What Counts as a Reverse Mortgage?

Have you ever heard the expression “house rich, cash poor?” It means that you might have a fair amount of equity, but it’s all locked up in the value of your house. Meanwhile, your cash reserves are low, making it difficult for you to pay your bills or manage everyday expenses.

If your assets are locked up on in the equity of your home, you have a few options. One is to sell your home and buy something cheaper.

Another option for some people is to apply for a reverse mortgage. A reverse mortgage lets you borrow against your home’s equity. Instead of you paying a lender each month, the lender pays you. Learn more about reverse mortgages and reverse mortgage purchase loans and find out if it’s a good pick for you.

Who Qualifies for a Reverse Mortgage?

Reverse mortgages aren’t for everyone. Instead, they are specifically designed for people over age 62. To qualify for a reverse mortgage, you need to either own your home outright or have enough equity built up in it that you can borrow against.

What are the Perks of a Reverse Mortgage?

At this point, you might be thinking that a reverse mortgage sounds a lot like your typical home equity loan or a standard refinance. One of the major differences between a reverse mortgage and a home equity loan is that you don’t have to make payments on a reverse mortgage right away. The mortgage doesn’t come due until you sell your home or until the last person named on the mortgage dies.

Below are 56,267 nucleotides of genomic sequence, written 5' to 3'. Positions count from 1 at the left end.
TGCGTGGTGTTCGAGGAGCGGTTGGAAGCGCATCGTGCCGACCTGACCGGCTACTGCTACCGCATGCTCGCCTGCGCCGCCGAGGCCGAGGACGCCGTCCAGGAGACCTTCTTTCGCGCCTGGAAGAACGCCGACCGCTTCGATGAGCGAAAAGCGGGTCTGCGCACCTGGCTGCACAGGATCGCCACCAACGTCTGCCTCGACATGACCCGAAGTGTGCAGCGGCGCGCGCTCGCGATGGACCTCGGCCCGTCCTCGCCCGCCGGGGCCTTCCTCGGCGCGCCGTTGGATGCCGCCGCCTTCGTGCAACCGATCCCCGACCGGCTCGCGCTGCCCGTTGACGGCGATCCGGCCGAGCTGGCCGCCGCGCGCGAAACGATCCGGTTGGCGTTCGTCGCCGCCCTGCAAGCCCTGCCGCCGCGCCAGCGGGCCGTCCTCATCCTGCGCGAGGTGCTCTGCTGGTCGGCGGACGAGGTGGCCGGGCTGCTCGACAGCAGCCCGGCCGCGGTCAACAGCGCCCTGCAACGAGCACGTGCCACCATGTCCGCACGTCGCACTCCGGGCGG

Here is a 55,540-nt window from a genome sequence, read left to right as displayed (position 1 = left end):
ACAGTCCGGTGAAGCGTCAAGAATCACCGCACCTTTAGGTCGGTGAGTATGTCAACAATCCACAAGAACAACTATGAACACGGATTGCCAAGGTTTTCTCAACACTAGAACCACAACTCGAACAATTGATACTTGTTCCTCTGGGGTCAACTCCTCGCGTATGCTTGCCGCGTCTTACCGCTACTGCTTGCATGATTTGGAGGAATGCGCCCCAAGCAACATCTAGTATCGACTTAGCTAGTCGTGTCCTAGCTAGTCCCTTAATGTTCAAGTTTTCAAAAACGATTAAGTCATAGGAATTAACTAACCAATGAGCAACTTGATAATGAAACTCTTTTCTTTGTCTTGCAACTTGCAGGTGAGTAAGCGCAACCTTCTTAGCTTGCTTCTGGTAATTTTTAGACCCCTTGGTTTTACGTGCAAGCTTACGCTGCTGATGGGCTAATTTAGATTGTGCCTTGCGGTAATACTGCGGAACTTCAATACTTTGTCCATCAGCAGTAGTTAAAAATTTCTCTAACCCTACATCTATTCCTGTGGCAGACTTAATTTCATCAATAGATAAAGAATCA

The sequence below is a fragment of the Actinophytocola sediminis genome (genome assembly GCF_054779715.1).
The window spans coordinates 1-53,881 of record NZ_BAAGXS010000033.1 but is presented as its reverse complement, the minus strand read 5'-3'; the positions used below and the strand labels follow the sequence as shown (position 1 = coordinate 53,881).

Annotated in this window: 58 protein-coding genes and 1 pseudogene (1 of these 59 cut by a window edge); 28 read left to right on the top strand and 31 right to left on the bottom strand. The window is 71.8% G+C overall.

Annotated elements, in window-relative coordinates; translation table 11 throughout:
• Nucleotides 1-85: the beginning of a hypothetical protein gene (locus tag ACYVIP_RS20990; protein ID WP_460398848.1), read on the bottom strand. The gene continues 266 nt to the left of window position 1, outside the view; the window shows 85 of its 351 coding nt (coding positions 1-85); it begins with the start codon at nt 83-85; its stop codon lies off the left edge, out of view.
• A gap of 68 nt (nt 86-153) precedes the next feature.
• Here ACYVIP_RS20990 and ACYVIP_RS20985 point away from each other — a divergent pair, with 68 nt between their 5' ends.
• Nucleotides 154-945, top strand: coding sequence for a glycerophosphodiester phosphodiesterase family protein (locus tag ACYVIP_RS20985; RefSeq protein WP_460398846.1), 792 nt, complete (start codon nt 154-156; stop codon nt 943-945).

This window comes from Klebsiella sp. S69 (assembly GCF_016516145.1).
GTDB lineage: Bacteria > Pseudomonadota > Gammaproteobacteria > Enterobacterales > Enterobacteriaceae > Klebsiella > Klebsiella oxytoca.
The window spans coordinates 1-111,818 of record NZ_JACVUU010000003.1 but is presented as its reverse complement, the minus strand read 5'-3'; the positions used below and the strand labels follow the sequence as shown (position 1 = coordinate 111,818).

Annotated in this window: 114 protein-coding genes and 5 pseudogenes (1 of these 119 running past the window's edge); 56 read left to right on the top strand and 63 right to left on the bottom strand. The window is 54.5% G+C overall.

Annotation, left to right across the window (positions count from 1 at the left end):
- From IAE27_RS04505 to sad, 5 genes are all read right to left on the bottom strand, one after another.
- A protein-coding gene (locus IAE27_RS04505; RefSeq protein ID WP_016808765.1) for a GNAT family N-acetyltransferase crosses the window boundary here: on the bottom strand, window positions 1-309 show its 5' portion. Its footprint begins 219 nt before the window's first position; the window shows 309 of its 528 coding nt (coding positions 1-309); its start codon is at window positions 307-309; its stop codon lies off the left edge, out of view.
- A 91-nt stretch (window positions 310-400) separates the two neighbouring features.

Another difference between a reverse mortgage and a home equity loan are the income and credit requirements. Usually, if you want to get the best terms on a home equity loan, you need to meet certain income requirements and you need to have a good or excellent credit score. Income and credit requirements are much lower in the case of a reverse mortgage.

What Can You Do With a Reverse Mortgage?

If you’re in retirement or nearing retirement, you can use the funds you receive from a reverse mortgage in a few different ways.

Some people use the money they get to cover the cost of everyday expenses. Others use the money to pay for medical bills or for repairs on their home. Another option is to take out a reverse mortgage purchase loan, also called a Home Equity Conversion Mortgage for purchase.

With a reverse mortgage purchase loan, you use the money from the loan as well as any money from the sale of your previous home to purchase a new house. While living in the new home, you don’t make monthly mortgage payments.

What Else Do You Need to Know About Reverse Mortgages and Reverse Mortgage Purchase Loans?

Reverse mortgages and reverse mortgage purchase loans can be the right option for many people over the age of 62. If you’re concerned about having enough cash flow as you enter retirement and have a considerable amount of assets tied up in the value of your home, a reverse mortgage might be the best option for you.

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